The turbo motors will be fine. That tech is proven. Duesenbergs had forced induction available for crying out loud. They aren’t really any more or less servicible than other modern motors. It’s still all about accessibility and architecture when you are pushing high mileage (250k plus). At that point, the timing chain on a Coyote v8 is likely to need attention. Think a job like that is going to be easier on that big 5.0 DOHC motor than a little inline 4 turbo mill? Even on my trucks 2.7 v6 TT, the turbos don’t really interfere with many jobs and they don’t look difficult to get at should they need service.

      Yes, a twin turbo transverse V6 would make the rear one difficult. Then again, my friends good old 98 Maxima is really no easier to get at the rear of. Any transverse V has always been a pain.

      Having said that, CVTs and some dual clutches do seem less durable. Pretty much every segment has other options. My modern rides have 6 speed conventional slushboxes (their current model years have more gears but still conventional autos), or an honest to God actuate the clutch with your left foot which is why God gave you 2 feet 6 speed manual.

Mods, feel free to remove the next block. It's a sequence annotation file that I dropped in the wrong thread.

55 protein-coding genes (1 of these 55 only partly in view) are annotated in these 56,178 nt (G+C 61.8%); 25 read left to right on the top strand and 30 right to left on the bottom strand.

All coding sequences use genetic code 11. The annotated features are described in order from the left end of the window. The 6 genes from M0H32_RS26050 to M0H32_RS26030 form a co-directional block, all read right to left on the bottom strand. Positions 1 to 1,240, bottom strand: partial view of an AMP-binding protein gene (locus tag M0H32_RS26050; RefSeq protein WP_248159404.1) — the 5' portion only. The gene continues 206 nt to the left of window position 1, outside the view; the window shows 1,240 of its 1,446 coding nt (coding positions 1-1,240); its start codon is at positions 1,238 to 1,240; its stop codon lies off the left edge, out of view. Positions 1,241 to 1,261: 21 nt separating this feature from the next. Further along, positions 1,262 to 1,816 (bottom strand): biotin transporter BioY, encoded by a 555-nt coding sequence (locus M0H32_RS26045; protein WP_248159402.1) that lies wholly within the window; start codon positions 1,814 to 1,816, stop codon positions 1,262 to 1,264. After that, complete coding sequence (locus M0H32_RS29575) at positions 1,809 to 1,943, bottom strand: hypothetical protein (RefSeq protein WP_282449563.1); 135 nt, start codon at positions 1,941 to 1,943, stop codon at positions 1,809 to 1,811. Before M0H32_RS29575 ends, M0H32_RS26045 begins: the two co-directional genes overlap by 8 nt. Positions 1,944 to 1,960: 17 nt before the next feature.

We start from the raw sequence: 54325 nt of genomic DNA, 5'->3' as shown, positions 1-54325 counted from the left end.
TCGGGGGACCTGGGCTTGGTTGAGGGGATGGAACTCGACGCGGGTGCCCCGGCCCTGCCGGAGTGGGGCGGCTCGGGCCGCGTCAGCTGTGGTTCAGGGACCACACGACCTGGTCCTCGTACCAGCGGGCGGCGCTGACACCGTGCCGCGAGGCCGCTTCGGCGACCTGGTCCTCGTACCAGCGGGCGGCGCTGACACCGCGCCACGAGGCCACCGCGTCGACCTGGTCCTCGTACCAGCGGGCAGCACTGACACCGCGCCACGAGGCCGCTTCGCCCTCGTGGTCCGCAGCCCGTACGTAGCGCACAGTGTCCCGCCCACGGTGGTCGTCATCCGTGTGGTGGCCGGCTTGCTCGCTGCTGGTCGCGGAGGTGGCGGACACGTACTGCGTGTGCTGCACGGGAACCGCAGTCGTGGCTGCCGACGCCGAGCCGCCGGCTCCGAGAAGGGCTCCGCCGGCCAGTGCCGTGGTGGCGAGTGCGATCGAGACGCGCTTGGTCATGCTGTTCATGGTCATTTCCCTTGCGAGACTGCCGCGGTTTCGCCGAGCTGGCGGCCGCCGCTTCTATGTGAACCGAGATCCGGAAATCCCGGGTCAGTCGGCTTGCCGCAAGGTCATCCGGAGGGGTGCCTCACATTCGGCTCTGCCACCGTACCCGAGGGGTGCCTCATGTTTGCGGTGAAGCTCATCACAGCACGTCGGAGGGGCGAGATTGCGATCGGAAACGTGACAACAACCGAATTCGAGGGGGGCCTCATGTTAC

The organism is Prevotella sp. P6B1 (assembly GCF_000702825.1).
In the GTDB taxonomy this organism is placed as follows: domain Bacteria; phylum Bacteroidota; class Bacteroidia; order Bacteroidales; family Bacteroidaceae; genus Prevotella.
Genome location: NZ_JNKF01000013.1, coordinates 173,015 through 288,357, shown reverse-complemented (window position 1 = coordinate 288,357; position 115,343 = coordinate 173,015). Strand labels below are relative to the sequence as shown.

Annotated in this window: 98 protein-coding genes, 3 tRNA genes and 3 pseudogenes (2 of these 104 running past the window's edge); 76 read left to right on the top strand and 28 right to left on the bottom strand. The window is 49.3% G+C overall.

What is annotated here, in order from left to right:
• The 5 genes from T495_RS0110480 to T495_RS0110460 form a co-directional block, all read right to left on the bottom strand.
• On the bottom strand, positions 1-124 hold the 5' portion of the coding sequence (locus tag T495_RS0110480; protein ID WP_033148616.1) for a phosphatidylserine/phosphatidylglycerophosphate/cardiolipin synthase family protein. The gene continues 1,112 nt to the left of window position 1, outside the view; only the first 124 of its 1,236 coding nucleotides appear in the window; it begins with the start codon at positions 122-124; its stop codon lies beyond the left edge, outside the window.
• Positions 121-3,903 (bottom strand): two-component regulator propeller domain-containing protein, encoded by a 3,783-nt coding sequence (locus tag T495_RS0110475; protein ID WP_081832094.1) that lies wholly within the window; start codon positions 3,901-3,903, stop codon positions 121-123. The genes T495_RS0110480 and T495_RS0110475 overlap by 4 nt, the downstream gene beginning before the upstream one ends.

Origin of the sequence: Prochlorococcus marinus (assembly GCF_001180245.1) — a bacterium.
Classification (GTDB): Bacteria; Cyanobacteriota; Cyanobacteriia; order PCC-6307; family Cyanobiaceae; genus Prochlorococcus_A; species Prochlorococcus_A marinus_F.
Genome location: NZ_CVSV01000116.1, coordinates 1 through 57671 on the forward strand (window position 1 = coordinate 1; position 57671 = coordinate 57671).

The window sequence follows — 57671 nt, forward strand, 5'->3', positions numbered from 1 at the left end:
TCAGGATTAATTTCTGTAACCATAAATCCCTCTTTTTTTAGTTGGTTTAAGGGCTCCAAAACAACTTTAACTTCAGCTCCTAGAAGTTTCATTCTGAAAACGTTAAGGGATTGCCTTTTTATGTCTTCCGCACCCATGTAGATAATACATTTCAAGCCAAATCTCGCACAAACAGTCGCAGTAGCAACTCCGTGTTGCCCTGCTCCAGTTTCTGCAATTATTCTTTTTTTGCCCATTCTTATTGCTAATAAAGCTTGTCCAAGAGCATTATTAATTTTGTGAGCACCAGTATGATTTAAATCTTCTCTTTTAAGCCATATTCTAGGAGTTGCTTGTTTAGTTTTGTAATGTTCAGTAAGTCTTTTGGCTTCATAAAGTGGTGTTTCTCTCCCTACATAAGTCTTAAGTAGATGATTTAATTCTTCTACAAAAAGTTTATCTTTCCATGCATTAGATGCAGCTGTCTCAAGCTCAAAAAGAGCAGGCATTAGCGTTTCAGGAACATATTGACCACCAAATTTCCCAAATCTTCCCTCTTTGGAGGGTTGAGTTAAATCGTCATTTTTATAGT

• 0 avatar
      highdesertcat

      Jeff S, as I aged and could better afford new cars, I found myself adopting a new philosophy re cars and trucks; one that states that “All vehicles you want are good as long as the factory warranty lasts.”

      Since 2008, when we bought our first Japan-made Highlander and then switched over to the Toyota fan club, we have adhered to that new philosophy and get rid of a vehicle ~the time the factory warranty expires.

      It has worked well for us. I’m too old now to be writhing around on the cement drive way, tooling and wrenching on my cars. I still do oil&filter changes, alternator R&R, serpentine belt replacements, but no more labor intensive stuff like waterpump changes, brake jobs, tire rotation, and the like.

      Currently we do not own ANY vehicles but that is driven by our residing outside of the US much of the year. Once we get too old to travel comfortably, I’ll reassess the situation and buy two more vehicles, one for my wife, and a truck for me. Based on previous ownership experience, I’m inclined to buy another new Sequoia for Kitty, and another Tundra for me.

      No CVT or 2-cyl vehicles for me.